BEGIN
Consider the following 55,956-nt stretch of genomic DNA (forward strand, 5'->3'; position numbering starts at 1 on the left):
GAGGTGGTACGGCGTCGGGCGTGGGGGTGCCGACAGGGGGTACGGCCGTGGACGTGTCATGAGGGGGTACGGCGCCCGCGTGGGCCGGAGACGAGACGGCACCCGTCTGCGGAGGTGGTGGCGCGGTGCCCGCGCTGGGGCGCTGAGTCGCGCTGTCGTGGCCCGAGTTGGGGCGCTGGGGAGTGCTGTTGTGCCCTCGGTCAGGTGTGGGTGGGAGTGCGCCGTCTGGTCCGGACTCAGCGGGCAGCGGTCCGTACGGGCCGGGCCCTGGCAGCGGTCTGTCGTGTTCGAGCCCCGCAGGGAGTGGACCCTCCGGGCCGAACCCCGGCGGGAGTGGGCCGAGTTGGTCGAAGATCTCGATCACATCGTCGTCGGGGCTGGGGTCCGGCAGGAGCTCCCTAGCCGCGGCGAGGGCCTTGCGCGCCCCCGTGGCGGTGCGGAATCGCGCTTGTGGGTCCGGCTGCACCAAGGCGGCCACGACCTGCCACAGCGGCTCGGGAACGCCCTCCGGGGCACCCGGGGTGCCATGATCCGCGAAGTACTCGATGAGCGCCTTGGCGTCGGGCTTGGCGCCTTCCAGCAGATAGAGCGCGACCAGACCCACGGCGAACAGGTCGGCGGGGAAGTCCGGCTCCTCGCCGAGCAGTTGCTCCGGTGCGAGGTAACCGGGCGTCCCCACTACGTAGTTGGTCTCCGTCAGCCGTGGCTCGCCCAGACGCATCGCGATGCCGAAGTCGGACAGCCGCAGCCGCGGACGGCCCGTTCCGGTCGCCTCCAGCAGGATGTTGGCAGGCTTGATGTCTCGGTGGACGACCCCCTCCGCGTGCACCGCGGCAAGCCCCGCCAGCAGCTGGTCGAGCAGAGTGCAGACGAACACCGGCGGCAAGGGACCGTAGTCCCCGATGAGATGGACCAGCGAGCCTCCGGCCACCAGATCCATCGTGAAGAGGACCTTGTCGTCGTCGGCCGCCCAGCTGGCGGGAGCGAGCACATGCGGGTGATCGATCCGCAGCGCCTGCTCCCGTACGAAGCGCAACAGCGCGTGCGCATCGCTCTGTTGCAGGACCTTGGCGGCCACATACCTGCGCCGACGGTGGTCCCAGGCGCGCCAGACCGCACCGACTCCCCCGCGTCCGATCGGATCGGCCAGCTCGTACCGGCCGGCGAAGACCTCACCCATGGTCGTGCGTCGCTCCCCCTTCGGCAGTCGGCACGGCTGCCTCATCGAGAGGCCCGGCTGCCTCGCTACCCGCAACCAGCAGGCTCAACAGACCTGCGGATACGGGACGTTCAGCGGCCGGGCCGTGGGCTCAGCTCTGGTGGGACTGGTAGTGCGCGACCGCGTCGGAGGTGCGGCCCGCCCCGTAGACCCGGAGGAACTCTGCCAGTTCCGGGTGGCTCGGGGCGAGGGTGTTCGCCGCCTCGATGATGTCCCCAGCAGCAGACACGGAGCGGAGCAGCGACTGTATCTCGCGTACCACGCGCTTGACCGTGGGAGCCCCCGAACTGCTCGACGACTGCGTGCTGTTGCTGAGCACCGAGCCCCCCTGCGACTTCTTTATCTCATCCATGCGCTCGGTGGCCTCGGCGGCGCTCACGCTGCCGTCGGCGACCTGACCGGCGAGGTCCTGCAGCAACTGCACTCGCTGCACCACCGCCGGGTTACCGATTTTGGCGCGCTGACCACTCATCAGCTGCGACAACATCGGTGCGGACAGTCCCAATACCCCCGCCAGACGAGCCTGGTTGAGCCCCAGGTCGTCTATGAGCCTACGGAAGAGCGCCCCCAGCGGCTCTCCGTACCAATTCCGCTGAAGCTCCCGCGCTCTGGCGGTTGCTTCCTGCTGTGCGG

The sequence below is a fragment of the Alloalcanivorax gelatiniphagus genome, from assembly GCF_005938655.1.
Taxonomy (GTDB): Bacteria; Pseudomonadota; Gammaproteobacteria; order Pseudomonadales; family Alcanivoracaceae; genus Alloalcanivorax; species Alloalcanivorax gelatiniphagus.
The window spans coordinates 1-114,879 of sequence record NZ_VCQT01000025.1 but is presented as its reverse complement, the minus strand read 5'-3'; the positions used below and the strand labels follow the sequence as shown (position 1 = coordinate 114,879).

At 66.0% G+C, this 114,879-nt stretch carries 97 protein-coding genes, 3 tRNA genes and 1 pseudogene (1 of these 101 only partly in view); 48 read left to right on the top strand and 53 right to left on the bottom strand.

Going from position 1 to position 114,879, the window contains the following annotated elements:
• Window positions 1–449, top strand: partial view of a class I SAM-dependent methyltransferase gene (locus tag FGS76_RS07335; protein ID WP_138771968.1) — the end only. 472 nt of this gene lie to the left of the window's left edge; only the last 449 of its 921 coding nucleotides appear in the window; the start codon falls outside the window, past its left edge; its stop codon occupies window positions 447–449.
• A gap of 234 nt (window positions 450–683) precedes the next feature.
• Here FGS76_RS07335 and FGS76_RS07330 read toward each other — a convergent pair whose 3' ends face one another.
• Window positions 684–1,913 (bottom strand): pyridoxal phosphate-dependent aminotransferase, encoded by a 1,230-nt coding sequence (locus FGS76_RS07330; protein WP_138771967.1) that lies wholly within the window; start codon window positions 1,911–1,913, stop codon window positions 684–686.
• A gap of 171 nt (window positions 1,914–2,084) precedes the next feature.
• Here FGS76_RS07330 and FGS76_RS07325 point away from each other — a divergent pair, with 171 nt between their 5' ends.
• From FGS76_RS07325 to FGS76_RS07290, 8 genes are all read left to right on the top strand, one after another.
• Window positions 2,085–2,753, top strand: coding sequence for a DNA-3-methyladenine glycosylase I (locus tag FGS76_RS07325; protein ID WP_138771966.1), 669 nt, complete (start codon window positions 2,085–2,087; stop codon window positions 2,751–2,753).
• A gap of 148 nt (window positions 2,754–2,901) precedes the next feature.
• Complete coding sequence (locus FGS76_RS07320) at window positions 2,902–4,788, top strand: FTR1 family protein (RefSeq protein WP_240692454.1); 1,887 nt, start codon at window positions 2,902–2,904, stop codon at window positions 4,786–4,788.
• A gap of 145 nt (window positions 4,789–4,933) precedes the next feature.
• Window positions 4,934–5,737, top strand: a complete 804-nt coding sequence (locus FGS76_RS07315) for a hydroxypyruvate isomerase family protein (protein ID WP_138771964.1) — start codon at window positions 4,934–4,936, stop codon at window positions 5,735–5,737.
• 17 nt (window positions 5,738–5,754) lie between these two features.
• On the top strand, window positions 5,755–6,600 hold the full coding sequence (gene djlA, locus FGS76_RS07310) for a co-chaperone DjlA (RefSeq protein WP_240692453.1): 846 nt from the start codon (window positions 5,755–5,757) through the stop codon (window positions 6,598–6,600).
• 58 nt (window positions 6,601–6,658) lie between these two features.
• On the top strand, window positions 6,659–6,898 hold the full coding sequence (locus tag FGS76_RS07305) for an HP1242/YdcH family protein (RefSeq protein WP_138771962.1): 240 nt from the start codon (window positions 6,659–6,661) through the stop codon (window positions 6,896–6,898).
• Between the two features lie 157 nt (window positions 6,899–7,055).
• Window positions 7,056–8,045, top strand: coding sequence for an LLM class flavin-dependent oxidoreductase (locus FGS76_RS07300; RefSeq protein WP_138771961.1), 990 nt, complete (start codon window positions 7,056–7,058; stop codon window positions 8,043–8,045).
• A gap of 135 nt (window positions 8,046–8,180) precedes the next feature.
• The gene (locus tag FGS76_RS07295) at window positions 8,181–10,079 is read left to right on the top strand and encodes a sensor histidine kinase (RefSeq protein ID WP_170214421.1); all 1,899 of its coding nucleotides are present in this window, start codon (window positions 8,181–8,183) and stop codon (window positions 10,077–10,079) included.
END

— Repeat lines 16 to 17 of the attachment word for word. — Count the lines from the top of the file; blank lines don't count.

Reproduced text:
• A gap of 148 nt (window positions 2,754–2,901) precedes the next feature.
• Complete coding sequence (locus FGS76_RS07320) at window positions 2,902–4,788, top strand: FTR1 family protein (RefSeq protein WP_240692454.1); 1,887 nt, start codon at window positions 2,902–2,904, stop codon at window positions 4,786–4,788.